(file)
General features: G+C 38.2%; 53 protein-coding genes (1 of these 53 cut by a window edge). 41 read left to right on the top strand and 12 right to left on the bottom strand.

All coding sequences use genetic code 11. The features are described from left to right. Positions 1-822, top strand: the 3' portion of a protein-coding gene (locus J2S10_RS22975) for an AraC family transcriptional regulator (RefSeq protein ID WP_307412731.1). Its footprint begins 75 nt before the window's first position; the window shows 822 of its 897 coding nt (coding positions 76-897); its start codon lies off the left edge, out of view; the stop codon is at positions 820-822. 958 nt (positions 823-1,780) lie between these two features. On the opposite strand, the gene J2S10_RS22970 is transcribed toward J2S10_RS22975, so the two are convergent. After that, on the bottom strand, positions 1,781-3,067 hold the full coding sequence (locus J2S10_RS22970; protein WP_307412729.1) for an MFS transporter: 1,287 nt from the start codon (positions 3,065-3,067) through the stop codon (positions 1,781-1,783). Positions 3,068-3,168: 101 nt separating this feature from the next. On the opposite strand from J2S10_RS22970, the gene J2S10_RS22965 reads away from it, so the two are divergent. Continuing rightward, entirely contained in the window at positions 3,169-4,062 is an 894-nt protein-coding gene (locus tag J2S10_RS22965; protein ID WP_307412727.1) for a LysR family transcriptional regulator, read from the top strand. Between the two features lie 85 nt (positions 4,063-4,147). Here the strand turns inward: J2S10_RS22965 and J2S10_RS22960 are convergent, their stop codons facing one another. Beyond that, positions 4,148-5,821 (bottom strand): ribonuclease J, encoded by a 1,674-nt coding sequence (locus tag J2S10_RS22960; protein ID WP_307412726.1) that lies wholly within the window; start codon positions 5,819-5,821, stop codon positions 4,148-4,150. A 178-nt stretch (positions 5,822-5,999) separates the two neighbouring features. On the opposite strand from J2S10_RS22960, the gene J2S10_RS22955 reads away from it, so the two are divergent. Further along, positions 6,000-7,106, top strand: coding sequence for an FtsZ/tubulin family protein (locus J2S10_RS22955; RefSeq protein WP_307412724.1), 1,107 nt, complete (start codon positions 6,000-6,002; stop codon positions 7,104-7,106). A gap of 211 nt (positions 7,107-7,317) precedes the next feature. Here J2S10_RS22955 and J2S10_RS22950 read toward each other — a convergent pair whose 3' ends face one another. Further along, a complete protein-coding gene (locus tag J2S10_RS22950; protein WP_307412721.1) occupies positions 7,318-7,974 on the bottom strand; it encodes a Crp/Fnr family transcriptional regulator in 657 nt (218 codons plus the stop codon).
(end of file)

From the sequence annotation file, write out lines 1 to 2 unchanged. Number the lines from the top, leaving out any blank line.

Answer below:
General features: G+C 38.2%; 53 protein-coding genes (1 of these 53 cut by a window edge). 41 read left to right on the top strand and 12 right to left on the bottom strand.

All coding sequences use genetic code 11. The features are described from left to right. Positions 1-822, top strand: the 3' portion of a protein-coding gene (locus J2S10_RS22975) for an AraC family transcriptional regulator (RefSeq protein ID WP_307412731.1). Its footprint begins 75 nt before the window's first position; the window shows 822 of its 897 coding nt (coding positions 76-897); its start codon lies off the left edge, out of view; the stop codon is at positions 820-822. 958 nt (positions 823-1,780) lie between these two features. On the opposite strand, the gene J2S10_RS22970 is transcribed toward J2S10_RS22975, so the two are convergent. After that, on the bottom strand, positions 1,781-3,067 hold the full coding sequence (locus J2S10_RS22970; protein WP_307412729.1) for an MFS transporter: 1,287 nt from the start codon (positions 3,065-3,067) through the stop codon (positions 1,781-1,783). Positions 3,068-3,168: 101 nt separating this feature from the next. On the opposite strand from J2S10_RS22970, the gene J2S10_RS22965 reads away from it, so the two are divergent. Continuing rightward, entirely contained in the window at positions 3,169-4,062 is an 894-nt protein-coding gene (locus tag J2S10_RS22965; protein ID WP_307412727.1) for a LysR family transcriptional regulator, read from the top strand. Between the two features lie 85 nt (positions 4,063-4,147). Here the strand turns inward: J2S10_RS22965 and J2S10_RS22960 are convergent, their stop codons facing one another. Beyond that, positions 4,148-5,821 (bottom strand): ribonuclease J, encoded by a 1,674-nt coding sequence (locus tag J2S10_RS22960; protein ID WP_307412726.1) that lies wholly within the window; start codon positions 5,819-5,821, stop codon positions 4,148-4,150. A 178-nt stretch (positions 5,822-5,999) separates the two neighbouring features. On the opposite strand from J2S10_RS22960, the gene J2S10_RS22955 reads away from it, so the two are divergent. Further along, positions 6,000-7,106, top strand: coding sequence for an FtsZ/tubulin family protein (locus J2S10_RS22955; RefSeq protein WP_307412724.1), 1,107 nt, complete (start codon positions 6,000-6,002; stop codon positions 7,104-7,106). A gap of 211 nt (positions 7,107-7,317) precedes the next feature. Here J2S10_RS22955 and J2S10_RS22950 read toward each other — a convergent pair whose 3' ends face one another. Further along, a complete protein-coding gene (locus tag J2S10_RS22950; protein WP_307412721.1) occupies positions 7,318-7,974 on the bottom strand; it encodes a Crp/Fnr family transcriptional regulator in 657 nt (218 codons plus the stop codon).